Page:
Gill v. Petroleum Coordinators Inc et al

Filing 58

MEMORANDUM RULING denying 55 Motion for Reconsideration re 49 MEMORANDUM RULING re 24 Motion for Summary Judgment and 26 Motion for Summary Judgment. Signed by Magistrate Judge Patrick J Hanna on 10/11/2016. (crt,Williams, L)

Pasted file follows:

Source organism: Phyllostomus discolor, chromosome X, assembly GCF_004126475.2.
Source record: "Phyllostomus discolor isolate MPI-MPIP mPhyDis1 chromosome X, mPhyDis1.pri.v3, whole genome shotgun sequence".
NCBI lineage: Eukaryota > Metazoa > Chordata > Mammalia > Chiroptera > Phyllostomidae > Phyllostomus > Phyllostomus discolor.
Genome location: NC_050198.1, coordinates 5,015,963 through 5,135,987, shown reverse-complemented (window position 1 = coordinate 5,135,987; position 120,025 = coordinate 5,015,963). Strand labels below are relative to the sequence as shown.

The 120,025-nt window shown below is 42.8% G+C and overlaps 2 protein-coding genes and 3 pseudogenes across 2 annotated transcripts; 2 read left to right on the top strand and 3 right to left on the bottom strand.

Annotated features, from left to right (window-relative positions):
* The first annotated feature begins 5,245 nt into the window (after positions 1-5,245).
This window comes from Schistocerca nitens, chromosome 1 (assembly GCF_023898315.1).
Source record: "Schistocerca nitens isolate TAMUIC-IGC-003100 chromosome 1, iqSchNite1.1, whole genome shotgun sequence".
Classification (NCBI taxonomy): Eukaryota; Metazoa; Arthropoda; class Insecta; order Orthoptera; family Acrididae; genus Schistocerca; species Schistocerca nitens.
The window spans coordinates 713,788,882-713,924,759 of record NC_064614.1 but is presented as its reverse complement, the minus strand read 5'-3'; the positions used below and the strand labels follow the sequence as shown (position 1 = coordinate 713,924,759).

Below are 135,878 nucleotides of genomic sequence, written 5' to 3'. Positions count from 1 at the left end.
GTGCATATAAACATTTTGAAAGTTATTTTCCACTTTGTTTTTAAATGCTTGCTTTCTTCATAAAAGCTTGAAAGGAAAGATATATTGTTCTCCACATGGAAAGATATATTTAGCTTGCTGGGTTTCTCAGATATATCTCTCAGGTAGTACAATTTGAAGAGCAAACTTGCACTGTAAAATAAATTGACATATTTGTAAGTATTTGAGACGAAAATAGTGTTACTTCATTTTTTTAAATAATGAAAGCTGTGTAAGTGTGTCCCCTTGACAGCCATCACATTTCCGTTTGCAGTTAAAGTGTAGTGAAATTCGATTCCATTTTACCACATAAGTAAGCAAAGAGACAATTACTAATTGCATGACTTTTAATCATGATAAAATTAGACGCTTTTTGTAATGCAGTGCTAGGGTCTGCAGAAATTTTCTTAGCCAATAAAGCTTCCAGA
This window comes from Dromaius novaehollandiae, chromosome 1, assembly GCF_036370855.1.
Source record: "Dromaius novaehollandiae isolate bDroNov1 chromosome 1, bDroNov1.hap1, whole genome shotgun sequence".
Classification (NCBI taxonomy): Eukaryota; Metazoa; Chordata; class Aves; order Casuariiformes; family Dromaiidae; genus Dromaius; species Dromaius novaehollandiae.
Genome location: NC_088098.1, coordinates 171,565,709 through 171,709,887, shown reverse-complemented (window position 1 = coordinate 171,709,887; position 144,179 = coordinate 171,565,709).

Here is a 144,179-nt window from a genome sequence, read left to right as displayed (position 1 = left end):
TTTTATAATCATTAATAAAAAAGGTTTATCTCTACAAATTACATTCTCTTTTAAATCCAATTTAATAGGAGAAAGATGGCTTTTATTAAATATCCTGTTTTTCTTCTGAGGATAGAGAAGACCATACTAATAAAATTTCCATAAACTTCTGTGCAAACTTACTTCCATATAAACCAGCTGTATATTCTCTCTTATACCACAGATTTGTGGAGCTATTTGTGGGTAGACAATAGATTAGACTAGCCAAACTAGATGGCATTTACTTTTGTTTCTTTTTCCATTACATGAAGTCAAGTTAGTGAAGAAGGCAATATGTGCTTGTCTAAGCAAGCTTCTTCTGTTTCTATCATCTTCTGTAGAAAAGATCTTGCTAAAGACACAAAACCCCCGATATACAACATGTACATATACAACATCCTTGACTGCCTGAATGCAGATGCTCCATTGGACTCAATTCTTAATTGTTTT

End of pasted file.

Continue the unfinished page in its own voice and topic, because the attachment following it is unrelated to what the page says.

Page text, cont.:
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UNITED STATES DISTRICT COURT WESTERN DIVISION OF LOUISIANA LAFAYETTE DIVISION JARED GILL CIVIL ACTION NO. 6:14-CV-02869 VERSUS MAGISTRATE JUDGE HANNA PETROLEUM CO-ORDINATORS, INC. AND XYZ INSURANCE COMPANY BY CONSENT OF THE PARTIES MEMORANDUM RULING Currently pending is the plaintiff’s motion for reconsideration (Rec. Doc. 55), under Fed. R. Civ. P. 59(e), of this Court’s ruling on the parties’ cross-motions for summary judgment (Rec. Doc. 49). The motion is opposed, and oral argument is scheduled for November 22, 2016. Considering the evidence, the law, and the arguments of the parties, and for the reasons fully explained below, the motion is denied. BACKGROUND The plaintiff, Jared Gill, alleged in his complaint that his employer, defendant Petroleum Co Coordinators, Inc. (“PCI”), violated the Uniformed Services Employment and Reemployment Rights Act of 1994 (“USERRA”), 38 U.S. C. § 4301 et seq., and certain relevant Louisiana state laws by failing to promptly reemploy him when he returned from active military service. Mr. Gill and PCI both filed motions for summary judgment. On August 31, 2016, this Court ruled on those motions (Rec. Docs. 49, 50), granting them in part and denying them in part. Mr. Gill now seeks reconsideration of that ruling with regard to his alleged claim for willful discrimination under 38 U.S.C. § 4311 and his alleged claims for compensatory and liquidated damages. LAW AND ANALYSIS “[T]he Federal Rules of Civil Procedure do not recognize a general motion for reconsideration.”1 For that reason, Mr. Gill brought his motion for reconsideration under Fed. R. Civ. P. 59(e), arguing that this Court’s prior ruling was incorrect and that reconsideration of the ruling is necessary to prevent manifest injustice. “A Rule 59(e) motion calls into question the correctness of a judgment.”2 Amending a judgment under Rule 59(e) “is appropriate (1) where there has been an intervening change in the controlling law; (2) where the movant presents newly discovered evidence that was previously unavailable; or (3) to correct a manifest error of law or fact.”3 Thus, Rule 59(e) motions “serve the narrow purpose of allowing a party to correct manifest errors of law or fact or to present newly discovered evidence.”4 But 1 St. Paul Mercury Ins. Co. v. Fair Grounds Corp., 123 F.3d 336, 339 (5th Cir. 1997). 2 In re Transtexas Gas Corp., 303 F.3d 571, 581 (5th Cir. 2002). 3 Demahy v. Schwarz Pharma, Inc., 702 F.3d 177, 182 (5th Cir. 2012). 4 Waltman v. Int'l Paper Co., 875 F.2d 468, 473 (5th Cir. 1989) (internal quotation marks and citation omitted). -2- Rule 59(e) is “not the proper vehicle for rehashing evidence, legal theories, or arguments that could have been offered or raised before entry of judgment,”5 and it “should not be used to. . . re-urge matters that have already been advanced by a party.”6 Reconsideration of a previous order is “an extraordinary remedy that should be used sparingly.”7 Before filing a Rule 59(e) motion, a party “should evaluate whether what may seem to be a clear error of law is in fact simply a point of disagreement with the Court.”8 Although a district court has considerable discretion in deciding whether to grant or deny a motion to alter a judgment,9 the denial of such motions is favored.10 In this case, Mr. Gill does not argue that there has been a change in the controlling law nor does he present any new evidence. Instead, he makes the same arguments that he made in support of his motion for summary judgment and in 5 Templet v. Hydrochem, Inc., 367 F.3d 473, 478 (5th Cir. 2004). See, also, Simon v. United States, 891 F.2d 1154, 1159 (5th Cir. 1990). 6 Nationalist Movement v. Town of Jena, 321 Fed. App’x 359, 364 (5th Cir. 2009). 7 Templet v. Hydrochem, Inc., 367 F.3d at 479. 8 Atkins v. Marathon LeTourneau Co., 130 F.R.D. 625, 626 (S.D. Miss. 1990). 9 Hale v. Townley, 45 F.3d 914, 921 (5th Cir. 1995); Edward H. Bohlin Co., Inc. v. Banning Co., Inc., 6 F.3d 350, 355 (5th Cir. 1993). 10 Southern Constructors Group, Inc. v. Dynalectric Co., 2 F.3d 606, 611 (5th Cir. 1993). -3- opposition to the defendant’s motion for summary judgment, and he relies upon the same law and the same factual evidence in support of those arguments. Mr. Gill contends that permitting this Court’s prior ruling to stand would result in manifest injustice. The Fifth Circuit has described manifest justice as an elusive concept.11 Indeed, there is no general definition of manifest injustice; therefore, a case-by-case analysis must be made, based on equitable considerations.12 “What is clear from case law, and from a natural reading of the term itself, is that a showing of manifest injustice requires that there exist a fundamental flaw in the court's decision that without correction would lead to a result that is both inequitable and not in line with applicable policy.”13 Mr. Gill has not identified such a flaw in this Court’s prior ruling; to the contrary, he has simply explained why he disagrees with the ruling. That is an insufficient basis for amending a judgment. Therefore, this Court finds that Mr. Gill has failed to establish that it would be manifestly unjust to allow this Court’s prior ruling to stand. Accordingly, 11 Douglass v. United Services Auto. Ass'n, 79 F.3d 1415, 1424 (5th Cir. 1996), superseded by statute on other grounds as stated in Lampkin v. Bank of America, N.A., 644 Fed. App’x 366, 267 (5th Cir. 2016). 12 Jones v. Stephens, 998 F.Supp.2d 529, 536 (N.D. Tex. 2014); Alvarado v. Texas Rangers, No. EP-03-CA-0305-FM, 2005 WL 1420846, at *3 (W.D. Tex. June 14, 2005). 13 Alvarado v. Texas Rangers, 2005 WL 1420846, at *3 (quoting In re Bunting Bearings Corp., 321 B.R. 420 (Bankr. N.D. Oh. 2004)). -4- IT IS ORDERED that the plaintiff’s motion for reconsideration (Rec. Doc. 55) is DENIED. IT IS FURTHER ORDERED that oral argument on the motion for reconsideration, which was previously scheduled for November 22, 2016, is CANCELLED. Signed at Lafayette, Louisiana on this 11th day of October 2016. ____________________________________ PATRICK J. HANNA UNITED STATES MAGISTRATE JUDGE -5-